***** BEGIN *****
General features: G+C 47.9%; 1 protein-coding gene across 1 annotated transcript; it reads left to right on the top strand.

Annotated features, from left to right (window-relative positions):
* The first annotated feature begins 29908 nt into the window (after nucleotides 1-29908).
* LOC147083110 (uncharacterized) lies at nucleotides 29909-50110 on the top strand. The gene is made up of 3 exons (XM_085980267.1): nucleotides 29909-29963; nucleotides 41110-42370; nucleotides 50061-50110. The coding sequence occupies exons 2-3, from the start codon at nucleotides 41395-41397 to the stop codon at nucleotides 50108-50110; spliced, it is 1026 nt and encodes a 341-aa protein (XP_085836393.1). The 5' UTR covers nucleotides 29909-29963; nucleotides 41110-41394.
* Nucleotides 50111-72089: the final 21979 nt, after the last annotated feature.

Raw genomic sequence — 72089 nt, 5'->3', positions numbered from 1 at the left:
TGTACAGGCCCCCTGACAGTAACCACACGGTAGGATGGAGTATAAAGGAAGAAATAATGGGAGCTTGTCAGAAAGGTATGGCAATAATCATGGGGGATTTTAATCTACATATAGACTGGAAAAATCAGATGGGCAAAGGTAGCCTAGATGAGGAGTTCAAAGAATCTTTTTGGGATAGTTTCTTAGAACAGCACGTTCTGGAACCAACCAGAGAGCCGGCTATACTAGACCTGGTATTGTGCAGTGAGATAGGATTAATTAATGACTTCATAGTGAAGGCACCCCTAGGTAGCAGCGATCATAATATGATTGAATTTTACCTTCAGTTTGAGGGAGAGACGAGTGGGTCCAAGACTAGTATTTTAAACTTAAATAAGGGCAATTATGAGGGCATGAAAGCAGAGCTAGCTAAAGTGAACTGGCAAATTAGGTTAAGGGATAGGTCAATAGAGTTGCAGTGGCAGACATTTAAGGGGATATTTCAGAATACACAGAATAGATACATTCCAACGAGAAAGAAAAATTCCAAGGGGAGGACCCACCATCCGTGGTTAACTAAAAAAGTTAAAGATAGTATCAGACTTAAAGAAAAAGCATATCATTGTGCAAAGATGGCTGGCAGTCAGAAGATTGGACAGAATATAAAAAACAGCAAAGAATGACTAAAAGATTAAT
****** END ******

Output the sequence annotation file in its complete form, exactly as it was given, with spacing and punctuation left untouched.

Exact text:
General features: G+C 47.9%; 1 protein-coding gene across 1 annotated transcript; it reads left to right on the top strand.

Annotated features, from left to right (window-relative positions):
* The first annotated feature begins 29908 nt into the window (after nucleotides 1-29908).
* LOC147083110 (uncharacterized) lies at nucleotides 29909-50110 on the top strand. The gene is made up of 3 exons (XM_085980267.1): nucleotides 29909-29963; nucleotides 41110-42370; nucleotides 50061-50110. The coding sequence occupies exons 2-3, from the start codon at nucleotides 41395-41397 to the stop codon at nucleotides 50108-50110; spliced, it is 1026 nt and encodes a 341-aa protein (XP_085836393.1). The 5' UTR covers nucleotides 29909-29963; nucleotides 41110-41394.
* Nucleotides 50111-72089: the final 21979 nt, after the last annotated feature.

Raw genomic sequence — 72089 nt, 5'->3', positions numbered from 1 at the left:
TGTACAGGCCCCCTGACAGTAACCACACGGTAGGATGGAGTATAAAGGAAGAAATAATGGGAGCTTGTCAGAAAGGTATGGCAATAATCATGGGGGATTTTAATCTACATATAGACTGGAAAAATCAGATGGGCAAAGGTAGCCTAGATGAGGAGTTCAAAGAATCTTTTTGGGATAGTTTCTTAGAACAGCACGTTCTGGAACCAACCAGAGAGCCGGCTATACTAGACCTGGTATTGTGCAGTGAGATAGGATTAATTAATGACTTCATAGTGAAGGCACCCCTAGGTAGCAGCGATCATAATATGATTGAATTTTACCTTCAGTTTGAGGGAGAGACGAGTGGGTCCAAGACTAGTATTTTAAACTTAAATAAGGGCAATTATGAGGGCATGAAAGCAGAGCTAGCTAAAGTGAACTGGCAAATTAGGTTAAGGGATAGGTCAATAGAGTTGCAGTGGCAGACATTTAAGGGGATATTTCAGAATACACAGAATAGATACATTCCAACGAGAAAGAAAAATTCCAAGGGGAGGACCCACCATCCGTGGTTAACTAAAAAAGTTAAAGATAGTATCAGACTTAAAGAAAAAGCATATCATTGTGCAAAGATGGCTGGCAGTCAGAAGATTGGACAGAATATAAAAAACAGCAAAGAATGACTAAAAGATTAAT